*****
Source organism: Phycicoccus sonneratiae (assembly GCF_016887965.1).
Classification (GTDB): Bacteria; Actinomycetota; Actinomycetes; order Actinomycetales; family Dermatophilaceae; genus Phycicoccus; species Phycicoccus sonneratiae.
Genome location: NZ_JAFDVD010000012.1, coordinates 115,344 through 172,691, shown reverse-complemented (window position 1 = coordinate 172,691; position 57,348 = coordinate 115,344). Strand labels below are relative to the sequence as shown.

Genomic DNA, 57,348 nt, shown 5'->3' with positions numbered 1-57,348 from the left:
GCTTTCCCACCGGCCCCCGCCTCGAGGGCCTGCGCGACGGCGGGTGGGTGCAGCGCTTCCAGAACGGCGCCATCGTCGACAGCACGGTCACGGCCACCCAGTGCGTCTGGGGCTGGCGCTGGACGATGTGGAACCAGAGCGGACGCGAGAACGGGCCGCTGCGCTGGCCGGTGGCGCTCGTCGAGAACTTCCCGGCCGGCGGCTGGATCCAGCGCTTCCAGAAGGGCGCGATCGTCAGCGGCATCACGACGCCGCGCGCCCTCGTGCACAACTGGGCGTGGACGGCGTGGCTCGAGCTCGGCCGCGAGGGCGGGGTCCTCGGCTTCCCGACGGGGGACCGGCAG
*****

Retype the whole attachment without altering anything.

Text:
Source organism: Phycicoccus sonneratiae (assembly GCF_016887965.1).
Classification (GTDB): Bacteria; Actinomycetota; Actinomycetes; order Actinomycetales; family Dermatophilaceae; genus Phycicoccus; species Phycicoccus sonneratiae.
Genome location: NZ_JAFDVD010000012.1, coordinates 115,344 through 172,691, shown reverse-complemented (window position 1 = coordinate 172,691; position 57,348 = coordinate 115,344). Strand labels below are relative to the sequence as shown.

Genomic DNA, 57,348 nt, shown 5'->3' with positions numbered 1-57,348 from the left:
GCTTTCCCACCGGCCCCCGCCTCGAGGGCCTGCGCGACGGCGGGTGGGTGCAGCGCTTCCAGAACGGCGCCATCGTCGACAGCACGGTCACGGCCACCCAGTGCGTCTGGGGCTGGCGCTGGACGATGTGGAACCAGAGCGGACGCGAGAACGGGCCGCTGCGCTGGCCGGTGGCGCTCGTCGAGAACTTCCCGGCCGGCGGCTGGATCCAGCGCTTCCAGAAGGGCGCGATCGTCAGCGGCATCACGACGCCGCGCGCCCTCGTGCACAACTGGGCGTGGACGGCGTGGCTCGAGCTCGGCCGCGAGGGCGGGGTCCTCGGCTTCCCGACGGGGGACCGGCAG